Changing the colour scheme of text involves changing text colour (foreground) and/or the page colour (background). This can help many computer users by reducing glare and therefore reducing eye fatigue and headaches. It can also help people who are sensitive to certain colours or can not easily read text in a black on white format such as is found by many people with scotopic sensitivity syndrome or dyslexia.
Before you start you need to have set your own preferred colour scheme for Windows. You can do this using a free program such as Screen Tinter Lite or by delving into the Windows Control Panel. These changes appear automatically in Microsoft Word and in Windows dialogs, but not the web pages shown in Internet Explorer (or Firefox or Adobe Reader).
This what we are working towards. Here is the same page from my site shown using three different colour schemes:
Black on white - this is the default setting for the website. It is perfectly readable for many people but the white generates a lot of glare.
Dark Red on Light Red - a shift towards the red results in far less glare and can help people with visual disorders such as Scotopic Sensitivity.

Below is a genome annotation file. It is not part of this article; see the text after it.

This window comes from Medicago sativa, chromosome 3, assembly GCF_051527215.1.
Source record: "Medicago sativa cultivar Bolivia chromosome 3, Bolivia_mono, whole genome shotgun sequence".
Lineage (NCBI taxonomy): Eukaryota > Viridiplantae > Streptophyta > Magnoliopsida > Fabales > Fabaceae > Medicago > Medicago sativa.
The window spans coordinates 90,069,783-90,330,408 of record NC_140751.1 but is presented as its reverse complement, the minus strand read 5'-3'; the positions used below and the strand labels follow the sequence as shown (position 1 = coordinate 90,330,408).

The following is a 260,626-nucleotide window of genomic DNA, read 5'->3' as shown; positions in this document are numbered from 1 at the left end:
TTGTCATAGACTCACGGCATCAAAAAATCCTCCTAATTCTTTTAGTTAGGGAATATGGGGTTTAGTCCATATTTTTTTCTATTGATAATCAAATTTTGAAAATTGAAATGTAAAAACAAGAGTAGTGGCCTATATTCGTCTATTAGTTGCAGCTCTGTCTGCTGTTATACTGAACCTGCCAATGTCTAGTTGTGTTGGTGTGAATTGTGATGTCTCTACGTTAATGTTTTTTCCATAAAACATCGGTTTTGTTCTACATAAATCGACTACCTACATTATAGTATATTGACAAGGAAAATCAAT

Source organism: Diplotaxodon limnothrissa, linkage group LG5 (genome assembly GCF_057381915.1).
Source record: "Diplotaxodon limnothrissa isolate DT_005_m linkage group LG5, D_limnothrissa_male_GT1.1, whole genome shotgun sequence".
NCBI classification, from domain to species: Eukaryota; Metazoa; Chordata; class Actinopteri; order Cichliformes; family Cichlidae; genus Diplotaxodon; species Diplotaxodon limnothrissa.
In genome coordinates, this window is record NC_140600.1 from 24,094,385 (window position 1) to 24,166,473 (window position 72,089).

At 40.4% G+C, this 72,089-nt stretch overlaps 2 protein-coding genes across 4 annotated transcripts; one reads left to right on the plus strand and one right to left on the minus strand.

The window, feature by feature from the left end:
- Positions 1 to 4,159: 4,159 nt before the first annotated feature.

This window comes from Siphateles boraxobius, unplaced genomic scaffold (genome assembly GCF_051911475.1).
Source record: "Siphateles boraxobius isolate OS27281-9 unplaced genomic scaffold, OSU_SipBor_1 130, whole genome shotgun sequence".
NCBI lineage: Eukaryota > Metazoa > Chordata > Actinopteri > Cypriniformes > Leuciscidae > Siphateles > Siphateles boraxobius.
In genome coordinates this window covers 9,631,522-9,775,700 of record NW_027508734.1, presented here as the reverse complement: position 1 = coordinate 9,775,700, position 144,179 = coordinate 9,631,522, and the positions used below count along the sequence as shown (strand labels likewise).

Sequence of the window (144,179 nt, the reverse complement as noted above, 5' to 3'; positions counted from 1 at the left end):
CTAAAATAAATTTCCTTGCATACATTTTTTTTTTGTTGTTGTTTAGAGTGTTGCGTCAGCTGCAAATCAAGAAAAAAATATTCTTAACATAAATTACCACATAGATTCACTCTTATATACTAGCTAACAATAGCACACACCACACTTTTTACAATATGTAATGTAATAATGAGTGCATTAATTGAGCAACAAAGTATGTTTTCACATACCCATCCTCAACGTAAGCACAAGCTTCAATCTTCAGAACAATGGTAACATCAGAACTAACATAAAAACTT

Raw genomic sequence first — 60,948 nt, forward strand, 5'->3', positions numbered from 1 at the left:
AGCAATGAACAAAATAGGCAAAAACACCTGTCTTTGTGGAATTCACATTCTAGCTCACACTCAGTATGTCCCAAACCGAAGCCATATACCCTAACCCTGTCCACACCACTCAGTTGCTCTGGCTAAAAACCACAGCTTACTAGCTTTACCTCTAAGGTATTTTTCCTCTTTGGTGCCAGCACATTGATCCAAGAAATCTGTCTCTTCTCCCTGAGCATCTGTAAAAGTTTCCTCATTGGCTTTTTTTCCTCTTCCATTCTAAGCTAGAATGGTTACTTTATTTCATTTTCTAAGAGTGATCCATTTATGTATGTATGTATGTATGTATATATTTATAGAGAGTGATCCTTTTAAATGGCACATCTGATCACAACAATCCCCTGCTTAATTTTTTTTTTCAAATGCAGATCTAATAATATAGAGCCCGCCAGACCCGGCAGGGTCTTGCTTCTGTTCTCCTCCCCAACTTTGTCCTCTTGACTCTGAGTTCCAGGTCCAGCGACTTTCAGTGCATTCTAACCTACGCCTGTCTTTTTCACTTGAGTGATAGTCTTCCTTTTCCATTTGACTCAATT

Yellow on Black - suitable for people with more severe visual difficulties.
It's really easy to enable your colour scheme in Internet Explorer 6 or the new Internet Explorer 7. You must have already used the Windows Control Panel or Screen Tinter Lite to establish your own custom colours before continuing.
Select Internet Options from the Tools menu.
In Internet Explorer 7 the Tools menu should appear on the toolbar alongside the Home and Print icons.
In either version you can access the Tools menu and the Options dialog by pressing:
ALT + T, O
It can be found under the Appearance section of the General tab.
ALT + E
You should see the change straight away.
You will need to click OK on the Internet Options dialog before you can continue browsing.
ALT + C, ENTER, ENTER
As well as selecting alternative colours you may want to explore your browser's page magnification options.
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